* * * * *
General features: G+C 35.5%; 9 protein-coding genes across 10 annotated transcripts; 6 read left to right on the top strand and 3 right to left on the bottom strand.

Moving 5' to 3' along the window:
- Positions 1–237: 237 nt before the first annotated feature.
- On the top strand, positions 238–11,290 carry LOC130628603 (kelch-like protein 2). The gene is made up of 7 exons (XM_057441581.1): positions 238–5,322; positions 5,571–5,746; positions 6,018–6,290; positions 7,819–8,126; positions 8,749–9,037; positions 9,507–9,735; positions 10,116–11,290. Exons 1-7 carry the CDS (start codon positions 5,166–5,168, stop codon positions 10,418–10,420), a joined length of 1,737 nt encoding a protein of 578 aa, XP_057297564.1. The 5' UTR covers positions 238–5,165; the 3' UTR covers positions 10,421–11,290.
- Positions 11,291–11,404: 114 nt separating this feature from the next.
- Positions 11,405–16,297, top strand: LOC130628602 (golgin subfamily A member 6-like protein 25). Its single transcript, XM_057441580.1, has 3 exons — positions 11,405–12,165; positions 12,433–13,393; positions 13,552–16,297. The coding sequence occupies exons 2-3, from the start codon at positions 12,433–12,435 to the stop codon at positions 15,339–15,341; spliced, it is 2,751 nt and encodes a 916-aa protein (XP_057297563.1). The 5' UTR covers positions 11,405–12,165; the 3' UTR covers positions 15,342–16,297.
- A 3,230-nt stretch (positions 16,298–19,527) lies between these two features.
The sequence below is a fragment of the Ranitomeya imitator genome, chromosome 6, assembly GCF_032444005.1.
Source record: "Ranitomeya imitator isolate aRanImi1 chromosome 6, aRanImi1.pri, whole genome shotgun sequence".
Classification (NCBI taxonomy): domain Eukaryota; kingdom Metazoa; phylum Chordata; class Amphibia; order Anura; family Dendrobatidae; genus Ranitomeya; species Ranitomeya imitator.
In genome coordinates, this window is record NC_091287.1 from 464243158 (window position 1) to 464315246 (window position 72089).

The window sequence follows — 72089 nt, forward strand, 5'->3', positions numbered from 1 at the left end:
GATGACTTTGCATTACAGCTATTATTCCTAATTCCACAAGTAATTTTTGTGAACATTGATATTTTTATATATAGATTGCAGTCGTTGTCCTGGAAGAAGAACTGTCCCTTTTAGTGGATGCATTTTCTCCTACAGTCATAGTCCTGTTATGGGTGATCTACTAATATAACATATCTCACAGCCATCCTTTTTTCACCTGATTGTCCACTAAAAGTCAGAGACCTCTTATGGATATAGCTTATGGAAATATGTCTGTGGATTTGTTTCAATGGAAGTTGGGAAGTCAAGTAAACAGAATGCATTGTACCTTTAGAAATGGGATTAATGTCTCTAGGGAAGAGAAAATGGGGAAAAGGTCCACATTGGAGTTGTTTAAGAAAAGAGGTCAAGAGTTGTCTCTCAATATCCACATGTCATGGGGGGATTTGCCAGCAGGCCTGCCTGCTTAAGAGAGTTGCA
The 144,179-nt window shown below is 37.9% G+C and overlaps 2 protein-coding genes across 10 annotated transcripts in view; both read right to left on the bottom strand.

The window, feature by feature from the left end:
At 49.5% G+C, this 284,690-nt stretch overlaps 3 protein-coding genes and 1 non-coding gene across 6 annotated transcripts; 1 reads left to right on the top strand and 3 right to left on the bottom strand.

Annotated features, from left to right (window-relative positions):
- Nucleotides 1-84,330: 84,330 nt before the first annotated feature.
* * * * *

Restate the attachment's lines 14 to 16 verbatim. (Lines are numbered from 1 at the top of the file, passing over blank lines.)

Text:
The 144,179-nt window shown below is 37.9% G+C and overlaps 2 protein-coding genes across 10 annotated transcripts in view; both read right to left on the bottom strand.

The window, feature by feature from the left end:
At 49.5% G+C, this 284,690-nt stretch overlaps 3 protein-coding genes and 1 non-coding gene across 6 annotated transcripts; 1 reads left to right on the top strand and 3 right to left on the bottom strand.